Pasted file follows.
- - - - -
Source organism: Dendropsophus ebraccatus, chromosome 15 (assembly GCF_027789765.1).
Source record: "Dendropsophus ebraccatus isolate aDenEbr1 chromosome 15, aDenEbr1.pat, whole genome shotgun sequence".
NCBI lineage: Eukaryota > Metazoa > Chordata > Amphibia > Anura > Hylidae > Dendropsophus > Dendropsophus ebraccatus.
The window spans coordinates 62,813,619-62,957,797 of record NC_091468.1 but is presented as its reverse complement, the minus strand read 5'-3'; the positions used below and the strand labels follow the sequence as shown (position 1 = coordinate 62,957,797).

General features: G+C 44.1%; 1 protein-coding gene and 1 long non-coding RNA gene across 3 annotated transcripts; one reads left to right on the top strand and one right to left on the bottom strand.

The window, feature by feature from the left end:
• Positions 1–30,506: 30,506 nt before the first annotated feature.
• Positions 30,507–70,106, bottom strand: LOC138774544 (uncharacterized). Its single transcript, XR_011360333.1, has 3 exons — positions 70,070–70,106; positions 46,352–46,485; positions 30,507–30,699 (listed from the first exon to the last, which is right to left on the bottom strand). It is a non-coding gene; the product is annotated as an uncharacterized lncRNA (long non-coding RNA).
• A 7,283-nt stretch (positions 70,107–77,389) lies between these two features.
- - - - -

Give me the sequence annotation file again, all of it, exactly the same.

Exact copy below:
Source organism: Dendropsophus ebraccatus, chromosome 15 (assembly GCF_027789765.1).
Source record: "Dendropsophus ebraccatus isolate aDenEbr1 chromosome 15, aDenEbr1.pat, whole genome shotgun sequence".
NCBI lineage: Eukaryota > Metazoa > Chordata > Amphibia > Anura > Hylidae > Dendropsophus > Dendropsophus ebraccatus.
The window spans coordinates 62,813,619-62,957,797 of record NC_091468.1 but is presented as its reverse complement, the minus strand read 5'-3'; the positions used below and the strand labels follow the sequence as shown (position 1 = coordinate 62,957,797).

General features: G+C 44.1%; 1 protein-coding gene and 1 long non-coding RNA gene across 3 annotated transcripts; one reads left to right on the top strand and one right to left on the bottom strand.

The window, feature by feature from the left end:
• Positions 1–30,506: 30,506 nt before the first annotated feature.
• Positions 30,507–70,106, bottom strand: LOC138774544 (uncharacterized). Its single transcript, XR_011360333.1, has 3 exons — positions 70,070–70,106; positions 46,352–46,485; positions 30,507–30,699 (listed from the first exon to the last, which is right to left on the bottom strand). It is a non-coding gene; the product is annotated as an uncharacterized lncRNA (long non-coding RNA).
• A 7,283-nt stretch (positions 70,107–77,389) lies between these two features.